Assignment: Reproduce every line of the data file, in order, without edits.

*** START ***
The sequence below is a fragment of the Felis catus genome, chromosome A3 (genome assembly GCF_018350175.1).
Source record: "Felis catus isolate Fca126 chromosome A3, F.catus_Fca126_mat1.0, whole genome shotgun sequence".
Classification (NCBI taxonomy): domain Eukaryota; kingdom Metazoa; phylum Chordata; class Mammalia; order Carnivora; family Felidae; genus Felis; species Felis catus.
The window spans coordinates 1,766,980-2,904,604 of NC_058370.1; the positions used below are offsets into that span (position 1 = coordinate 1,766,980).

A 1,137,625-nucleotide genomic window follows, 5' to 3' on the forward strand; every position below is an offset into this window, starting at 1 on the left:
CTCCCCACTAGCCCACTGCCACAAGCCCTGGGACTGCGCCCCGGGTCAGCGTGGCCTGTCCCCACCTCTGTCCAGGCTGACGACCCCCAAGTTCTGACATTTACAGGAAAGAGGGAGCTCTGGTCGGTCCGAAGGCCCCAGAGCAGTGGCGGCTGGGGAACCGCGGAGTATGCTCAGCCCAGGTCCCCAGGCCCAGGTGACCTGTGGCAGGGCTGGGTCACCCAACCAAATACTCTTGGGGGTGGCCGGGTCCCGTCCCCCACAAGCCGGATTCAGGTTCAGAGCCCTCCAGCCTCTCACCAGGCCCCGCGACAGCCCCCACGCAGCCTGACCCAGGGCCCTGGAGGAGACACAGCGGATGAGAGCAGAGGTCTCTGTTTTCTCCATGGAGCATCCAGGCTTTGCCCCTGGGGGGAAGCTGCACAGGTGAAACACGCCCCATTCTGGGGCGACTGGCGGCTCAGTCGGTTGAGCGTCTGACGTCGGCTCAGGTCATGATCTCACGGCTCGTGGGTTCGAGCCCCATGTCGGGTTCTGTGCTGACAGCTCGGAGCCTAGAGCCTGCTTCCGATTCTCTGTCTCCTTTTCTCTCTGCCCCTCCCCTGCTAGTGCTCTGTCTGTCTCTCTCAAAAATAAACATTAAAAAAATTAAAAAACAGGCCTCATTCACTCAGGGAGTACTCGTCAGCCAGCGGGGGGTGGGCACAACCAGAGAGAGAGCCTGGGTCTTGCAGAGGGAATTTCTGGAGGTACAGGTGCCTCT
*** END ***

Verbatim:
The sequence below is a fragment of the Felis catus genome, chromosome A3 (genome assembly GCF_018350175.1).
Source record: "Felis catus isolate Fca126 chromosome A3, F.catus_Fca126_mat1.0, whole genome shotgun sequence".
Classification (NCBI taxonomy): domain Eukaryota; kingdom Metazoa; phylum Chordata; class Mammalia; order Carnivora; family Felidae; genus Felis; species Felis catus.
The window spans coordinates 1,766,980-2,904,604 of NC_058370.1; the positions used below are offsets into that span (position 1 = coordinate 1,766,980).

A 1,137,625-nucleotide genomic window follows, 5' to 3' on the forward strand; every position below is an offset into this window, starting at 1 on the left:
CTCCCCACTAGCCCACTGCCACAAGCCCTGGGACTGCGCCCCGGGTCAGCGTGGCCTGTCCCCACCTCTGTCCAGGCTGACGACCCCCAAGTTCTGACATTTACAGGAAAGAGGGAGCTCTGGTCGGTCCGAAGGCCCCAGAGCAGTGGCGGCTGGGGAACCGCGGAGTATGCTCAGCCCAGGTCCCCAGGCCCAGGTGACCTGTGGCAGGGCTGGGTCACCCAACCAAATACTCTTGGGGGTGGCCGGGTCCCGTCCCCCACAAGCCGGATTCAGGTTCAGAGCCCTCCAGCCTCTCACCAGGCCCCGCGACAGCCCCCACGCAGCCTGACCCAGGGCCCTGGAGGAGACACAGCGGATGAGAGCAGAGGTCTCTGTTTTCTCCATGGAGCATCCAGGCTTTGCCCCTGGGGGGAAGCTGCACAGGTGAAACACGCCCCATTCTGGGGCGACTGGCGGCTCAGTCGGTTGAGCGTCTGACGTCGGCTCAGGTCATGATCTCACGGCTCGTGGGTTCGAGCCCCATGTCGGGTTCTGTGCTGACAGCTCGGAGCCTAGAGCCTGCTTCCGATTCTCTGTCTCCTTTTCTCTCTGCCCCTCCCCTGCTAGTGCTCTGTCTGTCTCTCTCAAAAATAAACATTAAAAAAATTAAAAAACAGGCCTCATTCACTCAGGGAGTACTCGTCAGCCAGCGGGGGGTGGGCACAACCAGAGAGAGAGCCTGGGTCTTGCAGAGGGAATTTCTGGAGGTACAGGTGCCTCT